8. #8
    Burnt Orange Blood Longhorn's Avatar
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    Quote Originally Posted by myates1980
    Since my original opinion was deleted for some reason, I'll reitterate. I think that they would be a terrible idea. Bicycles are vehicles, period. They should be operated like vehicles and treated with the same respect as cars, trucks, and motorcycles. I'm also opposed to the "Stop, except right turns" signs...they cause more accidents than they're worth.
    It wasn't deleted -- it's just that there are two of these threads for some reason: ike roads by using bike-exempted STOP signs?

  9. #9
    Why Cars? myates1980's Avatar
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    Quote Originally Posted by Longhorn
    It wasn't deleted -- it's just that there are two of these threads for some reason: ike roads by using bike-exempted STOP signs?
    heh...I totally didn't see that. Thanks.
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  10. #10
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    Quote Originally Posted by JamesV
    You're right, there is a problem with bikes and stop signs. Why do so many cyclists roll through stops? Is it because they are reckless and careless outlaws? No. We go through stop signs because it is safe to do so. On a bike, the relatively low speed, the rider's excellent unobstructed sight lines, and braking power means that it's possible to judge crossing traffic prior to coming to a complete stop, and proceeding through if it is safe to do so.

    While I think you're on the right track, I think giving bicycles full right of way is too much, too soon. Plus, it might lead to carelessness on the part of some cyclists. How many of us have gone through green traffic lights and forgot to check to make sure no cross traffic is threatening to run a red?

    I've always admired Idaho's law, which says that bicycles may treat stop signs as yield signs. It doesn't require any change in motorist behavior or expectations. It places all the responsibility on the cyclist to decide to stop or not. I like that.
    That Idaho law sounds great! No wonder Boise was voted the best city in the U.S. You wouldn't happen to have a copy of that law handy, would you? The "You are the author of your own misfortune" philosophy strikes a cord with me. Although it would probably cause insurance problems in jurisdictions with "no-fault" insurance laws. After all, it's not fair that a mv driver should be penalized because some idiot on a bike decided to drive under his wheels!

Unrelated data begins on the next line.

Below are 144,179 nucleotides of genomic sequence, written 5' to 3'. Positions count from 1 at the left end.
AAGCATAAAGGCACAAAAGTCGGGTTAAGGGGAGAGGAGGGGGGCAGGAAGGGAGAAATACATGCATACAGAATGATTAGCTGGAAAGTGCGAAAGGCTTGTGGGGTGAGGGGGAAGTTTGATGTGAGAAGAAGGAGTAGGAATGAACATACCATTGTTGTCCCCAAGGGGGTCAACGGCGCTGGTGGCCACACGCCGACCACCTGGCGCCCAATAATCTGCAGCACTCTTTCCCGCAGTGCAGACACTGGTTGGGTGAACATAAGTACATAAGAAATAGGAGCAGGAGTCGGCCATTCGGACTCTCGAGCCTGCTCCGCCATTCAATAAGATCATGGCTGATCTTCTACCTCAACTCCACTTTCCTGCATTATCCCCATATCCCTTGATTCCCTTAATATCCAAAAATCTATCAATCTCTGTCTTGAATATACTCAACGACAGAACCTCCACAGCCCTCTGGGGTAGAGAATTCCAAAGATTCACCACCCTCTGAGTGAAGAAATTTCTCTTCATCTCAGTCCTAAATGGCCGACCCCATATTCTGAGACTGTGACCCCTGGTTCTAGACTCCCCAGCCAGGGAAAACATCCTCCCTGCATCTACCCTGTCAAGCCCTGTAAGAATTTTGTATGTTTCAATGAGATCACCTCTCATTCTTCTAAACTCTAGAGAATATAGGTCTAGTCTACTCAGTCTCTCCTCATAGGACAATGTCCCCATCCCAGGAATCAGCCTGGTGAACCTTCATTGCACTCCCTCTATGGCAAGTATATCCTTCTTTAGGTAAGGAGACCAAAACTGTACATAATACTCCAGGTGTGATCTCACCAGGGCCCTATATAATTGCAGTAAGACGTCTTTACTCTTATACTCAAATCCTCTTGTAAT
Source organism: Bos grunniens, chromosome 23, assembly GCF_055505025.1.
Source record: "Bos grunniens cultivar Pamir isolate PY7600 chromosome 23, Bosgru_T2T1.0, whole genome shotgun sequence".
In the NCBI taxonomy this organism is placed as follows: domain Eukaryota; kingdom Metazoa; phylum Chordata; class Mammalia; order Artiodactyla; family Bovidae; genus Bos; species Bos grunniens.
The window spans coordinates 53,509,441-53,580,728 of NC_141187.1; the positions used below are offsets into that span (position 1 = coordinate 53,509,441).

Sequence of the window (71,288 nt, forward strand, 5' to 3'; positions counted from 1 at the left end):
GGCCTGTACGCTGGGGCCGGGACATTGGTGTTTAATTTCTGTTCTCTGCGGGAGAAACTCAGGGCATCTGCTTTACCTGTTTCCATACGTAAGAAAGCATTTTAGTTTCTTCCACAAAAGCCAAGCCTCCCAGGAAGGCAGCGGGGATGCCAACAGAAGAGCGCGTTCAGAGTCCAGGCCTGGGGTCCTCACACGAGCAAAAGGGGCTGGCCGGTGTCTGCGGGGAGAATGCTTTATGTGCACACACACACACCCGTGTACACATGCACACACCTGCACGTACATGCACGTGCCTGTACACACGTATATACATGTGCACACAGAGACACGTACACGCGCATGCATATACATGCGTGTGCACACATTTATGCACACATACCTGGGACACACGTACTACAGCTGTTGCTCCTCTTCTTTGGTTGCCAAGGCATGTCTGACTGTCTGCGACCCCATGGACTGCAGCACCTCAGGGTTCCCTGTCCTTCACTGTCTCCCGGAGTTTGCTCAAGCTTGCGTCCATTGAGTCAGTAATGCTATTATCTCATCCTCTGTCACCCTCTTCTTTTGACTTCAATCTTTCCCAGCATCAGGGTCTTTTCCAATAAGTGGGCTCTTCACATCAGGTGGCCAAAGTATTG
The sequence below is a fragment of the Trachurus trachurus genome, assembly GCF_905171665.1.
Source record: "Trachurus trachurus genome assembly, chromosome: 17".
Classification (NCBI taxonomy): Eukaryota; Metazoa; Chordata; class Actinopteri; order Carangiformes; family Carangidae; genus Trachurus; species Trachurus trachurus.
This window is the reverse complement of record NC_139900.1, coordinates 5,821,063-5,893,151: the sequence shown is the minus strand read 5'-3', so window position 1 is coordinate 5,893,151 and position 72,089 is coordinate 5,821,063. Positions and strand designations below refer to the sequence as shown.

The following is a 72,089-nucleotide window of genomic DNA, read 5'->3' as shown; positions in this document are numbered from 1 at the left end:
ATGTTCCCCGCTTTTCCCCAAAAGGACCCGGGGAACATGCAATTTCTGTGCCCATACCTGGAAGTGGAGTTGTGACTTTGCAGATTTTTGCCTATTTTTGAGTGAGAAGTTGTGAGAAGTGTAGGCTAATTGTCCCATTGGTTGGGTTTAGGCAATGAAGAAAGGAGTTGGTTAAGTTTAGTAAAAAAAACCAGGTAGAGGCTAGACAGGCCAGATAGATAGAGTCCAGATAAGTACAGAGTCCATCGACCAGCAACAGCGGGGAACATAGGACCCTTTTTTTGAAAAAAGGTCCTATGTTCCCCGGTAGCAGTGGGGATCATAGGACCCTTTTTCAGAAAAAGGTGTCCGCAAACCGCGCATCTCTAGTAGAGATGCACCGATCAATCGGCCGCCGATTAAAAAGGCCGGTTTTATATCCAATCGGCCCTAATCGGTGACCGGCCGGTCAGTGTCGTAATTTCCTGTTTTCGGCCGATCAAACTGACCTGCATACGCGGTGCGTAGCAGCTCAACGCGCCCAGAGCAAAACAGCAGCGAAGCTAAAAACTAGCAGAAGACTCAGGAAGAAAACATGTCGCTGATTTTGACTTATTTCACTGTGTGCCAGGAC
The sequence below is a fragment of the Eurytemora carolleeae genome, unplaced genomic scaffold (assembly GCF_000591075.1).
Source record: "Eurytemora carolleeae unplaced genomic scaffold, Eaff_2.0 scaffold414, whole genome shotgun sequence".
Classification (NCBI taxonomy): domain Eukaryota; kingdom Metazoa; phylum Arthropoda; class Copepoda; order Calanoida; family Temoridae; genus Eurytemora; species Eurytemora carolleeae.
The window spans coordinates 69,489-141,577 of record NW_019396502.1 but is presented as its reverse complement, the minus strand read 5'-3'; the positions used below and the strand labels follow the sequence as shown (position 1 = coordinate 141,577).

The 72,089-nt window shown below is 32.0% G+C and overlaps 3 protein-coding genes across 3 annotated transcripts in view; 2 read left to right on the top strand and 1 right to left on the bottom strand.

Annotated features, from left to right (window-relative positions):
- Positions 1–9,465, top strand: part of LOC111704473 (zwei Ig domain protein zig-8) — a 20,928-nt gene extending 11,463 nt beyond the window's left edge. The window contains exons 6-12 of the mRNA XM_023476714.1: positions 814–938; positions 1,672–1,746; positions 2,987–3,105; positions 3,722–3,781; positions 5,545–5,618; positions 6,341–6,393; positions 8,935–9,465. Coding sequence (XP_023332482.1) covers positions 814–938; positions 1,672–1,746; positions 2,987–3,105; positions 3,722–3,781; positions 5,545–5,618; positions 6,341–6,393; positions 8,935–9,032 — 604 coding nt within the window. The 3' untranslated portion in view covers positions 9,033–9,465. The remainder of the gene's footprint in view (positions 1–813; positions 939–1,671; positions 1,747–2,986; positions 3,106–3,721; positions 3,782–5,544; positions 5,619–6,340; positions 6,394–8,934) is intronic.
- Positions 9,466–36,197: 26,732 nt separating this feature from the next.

11. #11
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    Quote Originally Posted by myates1980
    Since my original opinion was deleted for some reason, I'll reitterate. I think that they would be a terrible idea. Bicycles are vehicles, period. They should be operated like vehicles and treated with the same respect as cars, trucks, and motorcycles. I'm also opposed to the "Stop, except right turns" signs...they cause more accidents than they're worth.
    R u suggesting that cyclists be licensed like motorcycle drivers and be required to have insurance and bikes have safety inspections?

    I'm sorry about there being two threads. My first one was inadvertently submitted b4 I was finished composing.

  12. #12
    Senior Member Metieval's Avatar
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    while a cool thought.

    I vote no! and dislike it because I wouldn't want to follow two differant laws depending on if I am on my bike or in my truck.

  13. #13
    Burnt Orange Blood Longhorn's Avatar
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    Quote Originally Posted by Scavenger
    I'm sorry about there being two threads. My first one was inadvertently submitted b4 I was finished composing.
    Just so you know, when that happens, you, as the author, can edit that thread. Just look at the bottom right corner for the "edit" option. We all make mistakes!

  14. #14
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    yes. That's what I do now, and if this was the law I wouldn't feel bad. I could just cuss back at the drivers. Change the law to better suit my mood!
    mah-ha

  15. #15
    Dubito ergo sum. patc's Avatar
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    To me your idea sounds too complicated, and ready for accidents.

    Certainly I am used to exception signs. Downtown Ottawa is full of "no right/left/through except for bikes/buses/HOV/taxi" signs in all sorts of combinations! But a stop sign is always a stop sign. Sure, I roll through my share, but I know full well its illegal to do so.

    If the roadway is a major cycling road, why not ask for streets lights biased to that direction of travel?

  16. #16
    Two H's!!! TWO!!!!! chephy's Avatar
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    Quote Originally Posted by patc
    If the roadway is a major cycling road, why not ask for streets lights biased to that direction of travel?